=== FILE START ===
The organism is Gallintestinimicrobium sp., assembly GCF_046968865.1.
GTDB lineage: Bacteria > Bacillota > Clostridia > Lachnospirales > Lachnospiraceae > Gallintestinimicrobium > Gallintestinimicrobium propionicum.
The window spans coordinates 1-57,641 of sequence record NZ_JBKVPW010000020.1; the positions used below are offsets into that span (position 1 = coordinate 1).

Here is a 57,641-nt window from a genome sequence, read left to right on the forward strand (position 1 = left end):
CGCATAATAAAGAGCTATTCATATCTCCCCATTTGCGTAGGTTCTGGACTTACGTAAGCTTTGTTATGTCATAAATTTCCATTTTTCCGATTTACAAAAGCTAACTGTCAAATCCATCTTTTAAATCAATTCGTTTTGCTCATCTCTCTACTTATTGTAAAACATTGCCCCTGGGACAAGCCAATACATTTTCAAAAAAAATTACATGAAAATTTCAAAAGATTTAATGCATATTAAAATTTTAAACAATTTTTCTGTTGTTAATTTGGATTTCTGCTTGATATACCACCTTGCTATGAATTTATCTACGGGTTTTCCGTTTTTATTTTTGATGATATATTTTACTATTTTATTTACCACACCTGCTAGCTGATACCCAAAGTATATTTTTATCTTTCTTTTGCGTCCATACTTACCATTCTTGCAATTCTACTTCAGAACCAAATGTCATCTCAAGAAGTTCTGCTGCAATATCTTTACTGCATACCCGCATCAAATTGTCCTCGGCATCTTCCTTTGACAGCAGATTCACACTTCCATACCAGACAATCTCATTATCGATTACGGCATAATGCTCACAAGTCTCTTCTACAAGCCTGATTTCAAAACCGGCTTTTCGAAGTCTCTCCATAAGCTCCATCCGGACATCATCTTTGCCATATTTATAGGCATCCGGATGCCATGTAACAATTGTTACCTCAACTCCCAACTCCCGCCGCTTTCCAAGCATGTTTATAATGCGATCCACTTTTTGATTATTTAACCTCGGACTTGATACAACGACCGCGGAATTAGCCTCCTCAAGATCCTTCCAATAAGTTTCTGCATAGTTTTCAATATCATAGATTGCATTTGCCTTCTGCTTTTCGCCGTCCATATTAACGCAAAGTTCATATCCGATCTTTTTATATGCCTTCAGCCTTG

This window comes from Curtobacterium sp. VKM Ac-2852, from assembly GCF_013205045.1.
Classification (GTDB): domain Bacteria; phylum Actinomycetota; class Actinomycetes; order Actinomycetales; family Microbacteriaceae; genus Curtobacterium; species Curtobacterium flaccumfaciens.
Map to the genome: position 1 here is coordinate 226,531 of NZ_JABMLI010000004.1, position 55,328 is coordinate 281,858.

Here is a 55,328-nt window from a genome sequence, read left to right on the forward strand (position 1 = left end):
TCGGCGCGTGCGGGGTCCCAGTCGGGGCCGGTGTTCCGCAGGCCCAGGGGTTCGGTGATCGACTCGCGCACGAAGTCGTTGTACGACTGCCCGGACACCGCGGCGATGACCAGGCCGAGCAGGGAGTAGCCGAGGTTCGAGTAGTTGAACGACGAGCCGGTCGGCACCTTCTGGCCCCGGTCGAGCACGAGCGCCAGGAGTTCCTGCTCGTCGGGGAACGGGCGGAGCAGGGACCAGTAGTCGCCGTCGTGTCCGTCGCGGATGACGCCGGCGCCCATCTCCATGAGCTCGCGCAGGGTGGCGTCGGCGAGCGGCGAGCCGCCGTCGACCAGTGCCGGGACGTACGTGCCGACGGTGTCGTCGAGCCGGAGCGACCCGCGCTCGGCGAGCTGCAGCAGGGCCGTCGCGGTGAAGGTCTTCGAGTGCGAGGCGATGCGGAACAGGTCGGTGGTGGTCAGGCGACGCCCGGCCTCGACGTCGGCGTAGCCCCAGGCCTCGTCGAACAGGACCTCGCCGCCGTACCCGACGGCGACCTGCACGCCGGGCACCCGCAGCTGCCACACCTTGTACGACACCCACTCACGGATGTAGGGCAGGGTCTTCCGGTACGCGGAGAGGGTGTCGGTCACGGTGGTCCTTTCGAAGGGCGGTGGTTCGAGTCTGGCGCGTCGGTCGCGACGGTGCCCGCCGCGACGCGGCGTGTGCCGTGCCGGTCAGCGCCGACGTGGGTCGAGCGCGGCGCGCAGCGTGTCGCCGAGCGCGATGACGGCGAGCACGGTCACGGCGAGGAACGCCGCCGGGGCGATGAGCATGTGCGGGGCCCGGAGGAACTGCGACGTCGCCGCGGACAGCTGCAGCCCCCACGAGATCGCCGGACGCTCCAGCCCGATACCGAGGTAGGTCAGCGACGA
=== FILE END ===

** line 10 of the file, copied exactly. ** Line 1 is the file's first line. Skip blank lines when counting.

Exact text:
TCGGCGCGTGCGGGGTCCCAGTCGGGGCCGGTGTTCCGCAGGCCCAGGGGTTCGGTGATCGACTCGCGCACGAAGTCGTTGTACGACTGCCCGGACACCGCGGCGATGACCAGGCCGAGCAGGGAGTAGCCGAGGTTCGAGTAGTTGAACGACGAGCCGGTCGGCACCTTCTGGCCCCGGTCGAGCACGAGCGCCAGGAGTTCCTGCTCGTCGGGGAACGGGCGGAGCAGGGACCAGTAGTCGCCGTCGTGTCCGTCGCGGATGACGCCGGCGCCCATCTCCATGAGCTCGCGCAGGGTGGCGTCGGCGAGCGGCGAGCCGCCGTCGACCAGTGCCGGGACGTACGTGCCGACGGTGTCGTCGAGCCGGAGCGACCCGCGCTCGGCGAGCTGCAGCAGGGCCGTCGCGGTGAAGGTCTTCGAGTGCGAGGCGATGCGGAACAGGTCGGTGGTGGTCAGGCGACGCCCGGCCTCGACGTCGGCGTAGCCCCAGGCCTCGTCGAACAGGACCTCGCCGCCGTACCCGACGGCGACCTGCACGCCGGGCACCCGCAGCTGCCACACCTTGTACGACACCCACTCACGGATGTAGGGCAGGGTCTTCCGGTACGCGGAGAGGGTGTCGGTCACGGTGGTCCTTTCGAAGGGCGGTGGTTCGAGTCTGGCGCGTCGGTCGCGACGGTGCCCGCCGCGACGCGGCGTGTGCCGTGCCGGTCAGCGCCGACGTGGGTCGAGCGCGGCGCGCAGCGTGTCGCCGAGCGCGATGACGGCGAGCACGGTCACGGCGAGGAACGCCGCCGGGGCGATGAGCATGTGCGGGGCCCGGAGGAACTGCGACGTCGCCGCGGACAGCTGCAGCCCCCACGAGATCGCCGGACGCTCCAGCCCGATACCGAGGTAGGTCAGCGACGA